Mountain gorilla numbers rise

2012-11-14 13:36

The world's population of mountain gorillas has increased by more than 10% in two years, new census figures show.

The Guardian reports that a survey carried out in Uganda's Bwindi Impenetrable national park has found that numbers of the critically endangered species, Gorilla beringei beringei, have risen from an estimated 786 in 2010 to 880 today.

Mountain gorillas, a subspecies of the eastern lowland gorilla, once faced such severe threats, including war, habitat destruction and disease, that they were expected to become extinct by the end of the 20th century. Instead, the population has increased significantly in the past 30 years, and it is thought to be due to conservation efforts that had successfully engaged the local community.

Drew McVey, species programme manager at WWF-UK, who supported the census as part of the International Gorilla Conservation Programme said that conservation now balanced species survival against the needs of an incredibly poor area with high population pressures, for example, tackling the loss of gorilla habitat due to the illegal collection of firewood by providing the community with access to alternative energy sources.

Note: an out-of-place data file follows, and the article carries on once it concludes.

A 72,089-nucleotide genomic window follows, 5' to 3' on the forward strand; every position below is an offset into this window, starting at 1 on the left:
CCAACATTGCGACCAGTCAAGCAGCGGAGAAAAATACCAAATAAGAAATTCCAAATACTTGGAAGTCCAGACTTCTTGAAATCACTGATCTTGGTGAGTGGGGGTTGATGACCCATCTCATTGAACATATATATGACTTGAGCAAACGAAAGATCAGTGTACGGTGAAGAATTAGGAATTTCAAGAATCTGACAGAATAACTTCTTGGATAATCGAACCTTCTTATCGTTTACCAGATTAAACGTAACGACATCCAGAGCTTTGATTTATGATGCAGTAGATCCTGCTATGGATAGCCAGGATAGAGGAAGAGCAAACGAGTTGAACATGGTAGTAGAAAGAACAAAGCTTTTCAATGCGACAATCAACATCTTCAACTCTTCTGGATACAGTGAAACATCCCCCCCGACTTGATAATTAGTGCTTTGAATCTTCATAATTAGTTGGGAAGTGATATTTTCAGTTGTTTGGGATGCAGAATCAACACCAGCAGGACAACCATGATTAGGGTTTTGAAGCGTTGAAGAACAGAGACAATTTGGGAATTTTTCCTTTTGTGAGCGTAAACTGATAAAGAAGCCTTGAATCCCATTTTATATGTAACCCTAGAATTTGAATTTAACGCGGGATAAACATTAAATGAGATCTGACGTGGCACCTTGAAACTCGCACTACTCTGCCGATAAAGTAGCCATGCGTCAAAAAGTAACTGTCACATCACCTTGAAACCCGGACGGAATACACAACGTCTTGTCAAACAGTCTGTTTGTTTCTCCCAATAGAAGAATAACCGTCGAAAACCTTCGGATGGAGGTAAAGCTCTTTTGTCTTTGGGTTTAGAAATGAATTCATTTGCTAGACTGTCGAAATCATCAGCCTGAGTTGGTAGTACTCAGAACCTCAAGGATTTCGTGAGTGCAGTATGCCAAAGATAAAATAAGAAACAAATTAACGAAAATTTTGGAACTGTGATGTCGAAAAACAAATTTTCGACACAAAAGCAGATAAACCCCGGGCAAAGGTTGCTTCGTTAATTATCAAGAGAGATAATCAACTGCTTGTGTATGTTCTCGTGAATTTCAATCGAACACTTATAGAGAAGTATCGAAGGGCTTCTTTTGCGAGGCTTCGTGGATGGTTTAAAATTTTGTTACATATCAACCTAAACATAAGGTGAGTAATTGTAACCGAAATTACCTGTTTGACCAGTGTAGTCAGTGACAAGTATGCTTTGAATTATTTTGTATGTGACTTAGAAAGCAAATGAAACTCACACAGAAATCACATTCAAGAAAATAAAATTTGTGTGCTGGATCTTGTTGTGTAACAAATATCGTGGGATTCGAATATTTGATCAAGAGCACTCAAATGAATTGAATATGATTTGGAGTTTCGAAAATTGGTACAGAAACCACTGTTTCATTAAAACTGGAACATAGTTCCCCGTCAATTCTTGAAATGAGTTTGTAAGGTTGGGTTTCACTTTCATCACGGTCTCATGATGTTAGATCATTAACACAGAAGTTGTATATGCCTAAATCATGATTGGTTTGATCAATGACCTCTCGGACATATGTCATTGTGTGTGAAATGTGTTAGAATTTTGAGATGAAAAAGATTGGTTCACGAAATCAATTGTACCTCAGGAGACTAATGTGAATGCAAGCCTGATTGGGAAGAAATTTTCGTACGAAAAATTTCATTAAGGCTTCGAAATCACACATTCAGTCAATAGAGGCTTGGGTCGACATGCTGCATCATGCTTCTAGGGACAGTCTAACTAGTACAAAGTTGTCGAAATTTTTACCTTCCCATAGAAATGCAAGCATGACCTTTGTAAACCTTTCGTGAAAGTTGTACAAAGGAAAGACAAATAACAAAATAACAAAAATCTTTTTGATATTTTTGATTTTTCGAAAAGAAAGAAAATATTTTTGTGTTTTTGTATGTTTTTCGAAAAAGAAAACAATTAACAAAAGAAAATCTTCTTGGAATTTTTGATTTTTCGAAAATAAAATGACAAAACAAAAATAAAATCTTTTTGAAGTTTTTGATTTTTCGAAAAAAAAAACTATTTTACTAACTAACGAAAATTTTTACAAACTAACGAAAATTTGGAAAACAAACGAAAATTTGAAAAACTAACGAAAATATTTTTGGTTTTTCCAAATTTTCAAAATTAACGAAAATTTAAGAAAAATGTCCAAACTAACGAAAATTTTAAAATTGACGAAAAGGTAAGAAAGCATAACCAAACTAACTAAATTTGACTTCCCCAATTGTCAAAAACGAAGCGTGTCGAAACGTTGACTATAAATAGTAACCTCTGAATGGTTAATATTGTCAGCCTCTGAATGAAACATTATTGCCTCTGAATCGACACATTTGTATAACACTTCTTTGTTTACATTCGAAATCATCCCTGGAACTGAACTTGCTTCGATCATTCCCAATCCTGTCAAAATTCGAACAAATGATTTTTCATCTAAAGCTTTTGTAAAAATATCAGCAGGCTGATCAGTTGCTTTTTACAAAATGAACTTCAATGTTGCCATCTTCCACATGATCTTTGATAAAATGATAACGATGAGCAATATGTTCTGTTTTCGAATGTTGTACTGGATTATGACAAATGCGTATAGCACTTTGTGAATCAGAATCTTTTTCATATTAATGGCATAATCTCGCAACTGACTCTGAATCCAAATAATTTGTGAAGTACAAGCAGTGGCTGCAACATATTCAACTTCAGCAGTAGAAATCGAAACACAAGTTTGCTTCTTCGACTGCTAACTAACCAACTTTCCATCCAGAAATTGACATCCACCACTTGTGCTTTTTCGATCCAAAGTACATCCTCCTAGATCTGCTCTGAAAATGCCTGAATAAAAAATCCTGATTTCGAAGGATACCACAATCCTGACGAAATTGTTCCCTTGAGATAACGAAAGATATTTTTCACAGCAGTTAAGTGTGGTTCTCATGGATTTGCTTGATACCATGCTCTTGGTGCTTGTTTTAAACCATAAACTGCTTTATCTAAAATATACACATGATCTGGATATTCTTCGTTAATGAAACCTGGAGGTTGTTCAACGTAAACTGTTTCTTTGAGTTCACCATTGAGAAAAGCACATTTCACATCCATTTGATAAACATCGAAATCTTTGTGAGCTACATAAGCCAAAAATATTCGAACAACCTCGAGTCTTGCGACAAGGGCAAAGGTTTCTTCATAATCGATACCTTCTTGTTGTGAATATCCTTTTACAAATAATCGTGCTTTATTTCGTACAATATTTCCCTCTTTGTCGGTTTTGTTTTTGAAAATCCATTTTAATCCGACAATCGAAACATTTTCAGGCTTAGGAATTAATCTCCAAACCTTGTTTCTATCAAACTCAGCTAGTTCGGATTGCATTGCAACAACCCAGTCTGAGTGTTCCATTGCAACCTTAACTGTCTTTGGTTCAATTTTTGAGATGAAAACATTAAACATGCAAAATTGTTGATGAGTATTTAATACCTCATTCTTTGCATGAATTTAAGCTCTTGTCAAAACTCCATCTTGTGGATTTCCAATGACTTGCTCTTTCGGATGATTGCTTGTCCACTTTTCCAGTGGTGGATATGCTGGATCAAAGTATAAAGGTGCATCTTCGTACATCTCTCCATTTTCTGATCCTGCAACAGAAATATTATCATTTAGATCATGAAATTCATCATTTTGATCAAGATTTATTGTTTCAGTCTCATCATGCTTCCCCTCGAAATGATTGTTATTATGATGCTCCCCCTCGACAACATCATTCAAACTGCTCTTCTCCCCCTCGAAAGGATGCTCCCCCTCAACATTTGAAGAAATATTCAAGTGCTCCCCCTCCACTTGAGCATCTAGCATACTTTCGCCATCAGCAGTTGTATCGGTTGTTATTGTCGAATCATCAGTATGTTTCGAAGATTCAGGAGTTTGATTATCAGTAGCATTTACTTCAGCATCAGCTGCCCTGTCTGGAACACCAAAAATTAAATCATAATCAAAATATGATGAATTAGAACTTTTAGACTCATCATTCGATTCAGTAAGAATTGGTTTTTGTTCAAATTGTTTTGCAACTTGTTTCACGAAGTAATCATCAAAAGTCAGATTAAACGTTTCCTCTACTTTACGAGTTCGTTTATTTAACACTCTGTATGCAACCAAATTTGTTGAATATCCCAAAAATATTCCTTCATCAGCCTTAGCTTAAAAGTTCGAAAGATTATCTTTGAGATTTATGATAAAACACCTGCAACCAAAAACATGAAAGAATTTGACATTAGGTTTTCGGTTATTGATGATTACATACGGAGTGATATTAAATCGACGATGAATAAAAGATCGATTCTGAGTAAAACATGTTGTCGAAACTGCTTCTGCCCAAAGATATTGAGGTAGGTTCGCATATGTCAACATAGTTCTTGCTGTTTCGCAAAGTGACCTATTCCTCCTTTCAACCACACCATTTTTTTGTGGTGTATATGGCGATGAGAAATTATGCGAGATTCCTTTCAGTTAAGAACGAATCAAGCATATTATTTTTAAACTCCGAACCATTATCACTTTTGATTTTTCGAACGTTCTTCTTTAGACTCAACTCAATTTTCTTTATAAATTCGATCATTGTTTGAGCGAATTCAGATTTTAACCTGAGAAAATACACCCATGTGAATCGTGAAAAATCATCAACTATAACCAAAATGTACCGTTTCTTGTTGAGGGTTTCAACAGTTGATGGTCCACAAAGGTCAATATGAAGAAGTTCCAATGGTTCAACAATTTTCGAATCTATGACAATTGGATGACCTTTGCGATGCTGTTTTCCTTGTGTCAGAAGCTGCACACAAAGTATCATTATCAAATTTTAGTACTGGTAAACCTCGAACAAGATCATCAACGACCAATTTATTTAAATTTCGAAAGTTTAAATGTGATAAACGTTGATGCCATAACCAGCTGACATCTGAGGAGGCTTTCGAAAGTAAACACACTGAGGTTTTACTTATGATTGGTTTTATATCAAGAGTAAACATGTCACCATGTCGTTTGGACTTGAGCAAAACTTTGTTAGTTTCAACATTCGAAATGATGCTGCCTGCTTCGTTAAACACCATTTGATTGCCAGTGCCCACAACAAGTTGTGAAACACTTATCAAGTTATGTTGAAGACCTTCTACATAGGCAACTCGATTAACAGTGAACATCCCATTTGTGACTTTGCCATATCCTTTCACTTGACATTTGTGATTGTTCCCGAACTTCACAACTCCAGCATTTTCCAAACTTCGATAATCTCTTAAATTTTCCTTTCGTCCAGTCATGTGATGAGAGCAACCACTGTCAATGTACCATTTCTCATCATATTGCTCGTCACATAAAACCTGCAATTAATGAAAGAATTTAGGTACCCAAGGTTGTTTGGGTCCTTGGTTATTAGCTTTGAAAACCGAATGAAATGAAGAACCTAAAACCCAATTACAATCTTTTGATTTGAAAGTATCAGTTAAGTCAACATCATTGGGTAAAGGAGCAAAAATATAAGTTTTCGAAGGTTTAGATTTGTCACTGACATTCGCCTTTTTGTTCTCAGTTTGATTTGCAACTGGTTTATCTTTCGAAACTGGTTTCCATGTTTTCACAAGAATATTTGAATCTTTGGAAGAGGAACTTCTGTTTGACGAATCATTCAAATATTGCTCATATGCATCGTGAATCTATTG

Mountain gorillas live in only two locations in the world - Bwindi in south-west Uganda and the Virunga Massif, a range of extinct volcanoes on the border between the Democratic Republic of Congo, Uganda and Rwanda.

According to the census report, there are more than 400 mountain gorillas in Bwindi, living in 36 distinct social groups, with 16 solitary males. Ten of these social groups are accustomed to human presence for either tourism or research. A 2010 survey counted 480 individuals in Virunga Massif.

Read more on:    animals  |  travel international

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